Reflux or gastro-oesophageal reflux (GOR) is a normal physiological process that happens after feeding in healthy infants, children and young people.  When GOR does not respond to simple treatment, or is associated with other symptoms, such as cow’s milk allergy,  or becomes persistent and severe,  it is referred to as gastro-oesophageal reflux disease (GORD).  GORD is more common in premature infants, children with neuro-disabilities, but also occurs in obesity and young teens. Children and teens with atopic conditions such as eczema or asthma who have cow’s milk sensitivity respond well to a cow’s milk exclusion with resulting improvement in symptoms of GORD.

Early infancy 0-6 months

At least 40% of infants effortlessly regurgitate after feeding and this resolves spontaneously in the vast majority of infants around their first birthday.  During exclusive milk feeding, it may be helpful to feed smaller volumes more frequently or to use a thickened feed under guidance from your GP or registered dietitian.  When introducing complementary foods, at around 6 months of age, babies are generally sitting up and rolling over; muscles are becoming stronger and control is better. So it is on the inside of the body too, with the sphincter muscle at the top of the stomach – called the oesophageal sphincter – becoming stronger and tighter, with better control of the stomach contents.  Throughout the weaning process, for the infant with simple reflux, the presence of solids in the tummy is helpful, both due to the reduction on milk volume and because e the stomach muscles have work to do.

Later infancy 6-12 months 

For infants whose GOR is has become persistent and/or severe, and requiring various treatment, it is more common for those infants to take longer to accept solids and they may become more sensitive to textures. Careful management with responsive feeding, texture and fluid management alongside medical treatments, is required for infants who may otherwise become aversive to feeding due to discomfort or pain.  Often those infants actually prefer solids to milk, and so getting the balance of solids and milk, meeting needs with other good sources of calcium when milk intake drops. Some older infants do become highly selective about texture and which foods they will eat; and so they not might not be as adventurous as their peers.  Keep gently offering newer foods alongside more familiar and acceptable foods as the grow into toddler-hood.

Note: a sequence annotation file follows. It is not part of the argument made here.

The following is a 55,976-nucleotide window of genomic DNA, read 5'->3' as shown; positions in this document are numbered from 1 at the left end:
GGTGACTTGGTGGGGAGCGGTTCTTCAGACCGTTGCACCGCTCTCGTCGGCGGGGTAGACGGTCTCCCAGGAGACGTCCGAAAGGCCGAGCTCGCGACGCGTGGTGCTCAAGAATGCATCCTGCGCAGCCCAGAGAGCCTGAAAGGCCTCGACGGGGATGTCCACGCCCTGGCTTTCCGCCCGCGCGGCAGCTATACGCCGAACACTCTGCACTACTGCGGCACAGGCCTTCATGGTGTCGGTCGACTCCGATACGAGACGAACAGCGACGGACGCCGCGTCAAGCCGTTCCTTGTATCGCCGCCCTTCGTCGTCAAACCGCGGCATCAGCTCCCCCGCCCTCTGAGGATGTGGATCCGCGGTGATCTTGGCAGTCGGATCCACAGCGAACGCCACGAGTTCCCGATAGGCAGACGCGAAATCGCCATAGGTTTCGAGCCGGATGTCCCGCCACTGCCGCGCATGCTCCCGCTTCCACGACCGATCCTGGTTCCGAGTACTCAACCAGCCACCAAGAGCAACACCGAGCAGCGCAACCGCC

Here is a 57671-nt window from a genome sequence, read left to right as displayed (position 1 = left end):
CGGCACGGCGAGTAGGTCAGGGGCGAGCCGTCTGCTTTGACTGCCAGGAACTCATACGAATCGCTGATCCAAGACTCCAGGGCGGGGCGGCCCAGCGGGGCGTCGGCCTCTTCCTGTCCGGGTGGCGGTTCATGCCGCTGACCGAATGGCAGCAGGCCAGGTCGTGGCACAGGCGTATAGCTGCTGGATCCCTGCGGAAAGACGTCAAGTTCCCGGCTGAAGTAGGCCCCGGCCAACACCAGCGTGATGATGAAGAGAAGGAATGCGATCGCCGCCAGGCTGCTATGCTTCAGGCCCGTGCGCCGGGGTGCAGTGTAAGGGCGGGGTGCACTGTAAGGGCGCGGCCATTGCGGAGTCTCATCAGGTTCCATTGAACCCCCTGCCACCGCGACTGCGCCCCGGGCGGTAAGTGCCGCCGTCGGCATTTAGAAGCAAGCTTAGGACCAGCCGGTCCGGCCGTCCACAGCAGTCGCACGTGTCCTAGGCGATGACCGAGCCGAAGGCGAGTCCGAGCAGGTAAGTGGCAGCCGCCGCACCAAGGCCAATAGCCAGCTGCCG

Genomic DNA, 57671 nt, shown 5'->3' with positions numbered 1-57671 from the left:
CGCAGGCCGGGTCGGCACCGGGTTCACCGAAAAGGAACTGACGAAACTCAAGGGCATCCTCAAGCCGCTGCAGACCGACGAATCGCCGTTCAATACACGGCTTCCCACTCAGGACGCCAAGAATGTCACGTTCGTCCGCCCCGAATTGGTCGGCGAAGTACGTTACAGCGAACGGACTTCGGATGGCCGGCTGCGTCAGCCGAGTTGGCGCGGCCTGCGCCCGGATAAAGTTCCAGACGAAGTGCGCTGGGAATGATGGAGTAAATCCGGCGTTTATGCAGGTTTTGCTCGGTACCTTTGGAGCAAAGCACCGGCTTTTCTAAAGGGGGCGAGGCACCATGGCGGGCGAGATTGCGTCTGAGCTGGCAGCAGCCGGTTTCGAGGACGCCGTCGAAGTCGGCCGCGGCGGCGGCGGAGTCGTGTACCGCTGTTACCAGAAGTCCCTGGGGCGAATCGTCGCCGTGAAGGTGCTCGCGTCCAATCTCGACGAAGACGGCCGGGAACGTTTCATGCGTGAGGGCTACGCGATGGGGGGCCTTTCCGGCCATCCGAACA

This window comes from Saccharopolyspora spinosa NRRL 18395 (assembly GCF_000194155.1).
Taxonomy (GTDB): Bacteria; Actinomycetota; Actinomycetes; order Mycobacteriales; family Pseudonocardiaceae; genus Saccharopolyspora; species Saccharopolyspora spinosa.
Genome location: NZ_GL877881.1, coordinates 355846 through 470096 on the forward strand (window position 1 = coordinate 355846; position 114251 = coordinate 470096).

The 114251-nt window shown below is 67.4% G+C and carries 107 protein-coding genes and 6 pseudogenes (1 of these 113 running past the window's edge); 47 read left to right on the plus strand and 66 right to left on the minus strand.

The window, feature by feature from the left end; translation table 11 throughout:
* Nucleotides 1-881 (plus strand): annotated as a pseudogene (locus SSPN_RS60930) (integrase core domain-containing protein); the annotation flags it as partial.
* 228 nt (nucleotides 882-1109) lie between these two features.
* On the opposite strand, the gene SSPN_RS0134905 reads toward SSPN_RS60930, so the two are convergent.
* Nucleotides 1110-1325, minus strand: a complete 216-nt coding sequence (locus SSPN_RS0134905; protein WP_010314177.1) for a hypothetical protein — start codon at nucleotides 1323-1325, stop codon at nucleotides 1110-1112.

Conditions related to GORD

Reflux is a symptom of non-IgE cow’s milk allergy both in infancy and in older children,  with persistent and severe reflux causing inflammation in the oesophagus, from the presence of acid refluxing from the stomach.  Any untreated GORD, irrespective of it’s cause, can result in blood loss from upper gastro-intestinal tissues, leading to iron deficiency anaemia. These events are often associated with varying degrees of food aversion and in more extreme cases faltering growth.  Feeding difficulties is part of this overall picture with discomfort/pain, food refusal and growth faltering which can become troublesome for some infants and toddlers.